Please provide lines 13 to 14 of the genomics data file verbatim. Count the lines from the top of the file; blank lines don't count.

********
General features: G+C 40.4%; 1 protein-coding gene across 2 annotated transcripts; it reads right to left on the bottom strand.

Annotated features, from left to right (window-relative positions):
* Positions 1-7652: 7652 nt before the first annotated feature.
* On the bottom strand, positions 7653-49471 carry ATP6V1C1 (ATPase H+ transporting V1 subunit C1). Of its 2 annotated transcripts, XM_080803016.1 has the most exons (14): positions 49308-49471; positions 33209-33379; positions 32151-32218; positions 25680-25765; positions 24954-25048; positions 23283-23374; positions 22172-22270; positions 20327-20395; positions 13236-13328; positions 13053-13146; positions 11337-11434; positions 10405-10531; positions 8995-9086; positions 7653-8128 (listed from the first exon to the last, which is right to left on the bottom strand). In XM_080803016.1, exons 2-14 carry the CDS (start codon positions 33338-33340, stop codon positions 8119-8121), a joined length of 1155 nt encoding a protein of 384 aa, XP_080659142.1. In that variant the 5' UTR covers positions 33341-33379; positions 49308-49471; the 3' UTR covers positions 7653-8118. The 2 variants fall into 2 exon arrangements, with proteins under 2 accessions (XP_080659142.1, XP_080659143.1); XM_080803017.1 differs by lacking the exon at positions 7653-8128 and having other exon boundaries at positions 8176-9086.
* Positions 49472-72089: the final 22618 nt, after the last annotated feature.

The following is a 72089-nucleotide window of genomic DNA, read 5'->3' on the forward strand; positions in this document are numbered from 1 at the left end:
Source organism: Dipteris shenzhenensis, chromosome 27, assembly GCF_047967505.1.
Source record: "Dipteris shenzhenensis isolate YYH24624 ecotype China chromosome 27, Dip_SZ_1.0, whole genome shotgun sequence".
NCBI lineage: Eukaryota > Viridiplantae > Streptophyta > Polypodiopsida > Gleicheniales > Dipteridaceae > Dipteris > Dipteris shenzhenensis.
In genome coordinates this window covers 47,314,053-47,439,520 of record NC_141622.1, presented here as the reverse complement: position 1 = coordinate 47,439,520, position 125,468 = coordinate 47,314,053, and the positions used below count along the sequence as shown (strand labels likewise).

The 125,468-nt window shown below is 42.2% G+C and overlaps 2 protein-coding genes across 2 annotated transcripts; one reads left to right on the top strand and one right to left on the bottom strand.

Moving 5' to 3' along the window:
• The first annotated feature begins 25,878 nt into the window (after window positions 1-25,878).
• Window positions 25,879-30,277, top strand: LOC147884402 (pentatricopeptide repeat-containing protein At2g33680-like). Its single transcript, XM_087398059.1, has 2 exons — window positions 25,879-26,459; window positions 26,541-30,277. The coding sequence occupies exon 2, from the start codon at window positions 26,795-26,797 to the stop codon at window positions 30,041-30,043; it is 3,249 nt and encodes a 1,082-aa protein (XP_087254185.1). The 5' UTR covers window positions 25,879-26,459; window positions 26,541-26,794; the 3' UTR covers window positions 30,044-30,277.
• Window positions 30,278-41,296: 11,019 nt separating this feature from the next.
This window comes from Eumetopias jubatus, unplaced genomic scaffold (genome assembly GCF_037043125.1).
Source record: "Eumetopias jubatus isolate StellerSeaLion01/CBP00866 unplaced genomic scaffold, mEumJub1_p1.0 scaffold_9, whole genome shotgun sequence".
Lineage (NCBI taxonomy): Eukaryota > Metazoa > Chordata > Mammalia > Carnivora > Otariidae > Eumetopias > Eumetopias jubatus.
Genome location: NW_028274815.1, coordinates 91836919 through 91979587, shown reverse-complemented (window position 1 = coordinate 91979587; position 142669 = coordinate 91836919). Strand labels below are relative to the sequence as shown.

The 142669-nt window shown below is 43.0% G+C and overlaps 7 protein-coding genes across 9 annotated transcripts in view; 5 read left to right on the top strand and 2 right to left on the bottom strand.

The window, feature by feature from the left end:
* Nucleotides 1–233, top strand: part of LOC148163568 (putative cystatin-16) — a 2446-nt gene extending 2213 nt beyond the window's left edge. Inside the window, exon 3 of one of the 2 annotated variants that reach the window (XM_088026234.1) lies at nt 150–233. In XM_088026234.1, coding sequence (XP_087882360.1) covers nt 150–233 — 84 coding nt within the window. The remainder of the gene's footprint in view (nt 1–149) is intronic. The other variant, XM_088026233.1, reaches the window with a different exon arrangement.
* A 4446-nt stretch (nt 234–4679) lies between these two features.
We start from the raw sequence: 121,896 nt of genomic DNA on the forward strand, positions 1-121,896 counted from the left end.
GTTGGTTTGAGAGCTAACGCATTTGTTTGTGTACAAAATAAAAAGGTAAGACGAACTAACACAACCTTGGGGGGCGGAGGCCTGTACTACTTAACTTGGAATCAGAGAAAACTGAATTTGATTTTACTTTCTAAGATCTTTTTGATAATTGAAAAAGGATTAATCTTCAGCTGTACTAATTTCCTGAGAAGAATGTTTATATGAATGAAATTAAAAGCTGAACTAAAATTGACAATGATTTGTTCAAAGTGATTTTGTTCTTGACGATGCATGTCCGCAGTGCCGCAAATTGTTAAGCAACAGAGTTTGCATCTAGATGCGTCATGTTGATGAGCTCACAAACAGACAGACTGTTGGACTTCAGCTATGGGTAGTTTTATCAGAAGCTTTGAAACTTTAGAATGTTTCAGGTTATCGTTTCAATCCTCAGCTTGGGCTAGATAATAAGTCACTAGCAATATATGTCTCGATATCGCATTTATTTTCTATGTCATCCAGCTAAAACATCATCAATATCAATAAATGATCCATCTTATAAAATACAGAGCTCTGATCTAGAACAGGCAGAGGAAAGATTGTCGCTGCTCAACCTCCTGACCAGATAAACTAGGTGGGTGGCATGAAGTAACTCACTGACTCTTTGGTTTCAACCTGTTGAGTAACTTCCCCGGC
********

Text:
• The first annotated feature begins 25,878 nt into the window (after window positions 1-25,878).
• Window positions 25,879-30,277, top strand: LOC147884402 (pentatricopeptide repeat-containing protein At2g33680-like). Its single transcript, XM_087398059.1, has 2 exons — window positions 25,879-26,459; window positions 26,541-30,277. The coding sequence occupies exon 2, from the start codon at window positions 26,795-26,797 to the stop codon at window positions 30,041-30,043; it is 3,249 nt and encodes a 1,082-aa protein (XP_087254185.1). The 5' UTR covers window positions 25,879-26,459; window positions 26,541-26,794; the 3' UTR covers window positions 30,044-30,277.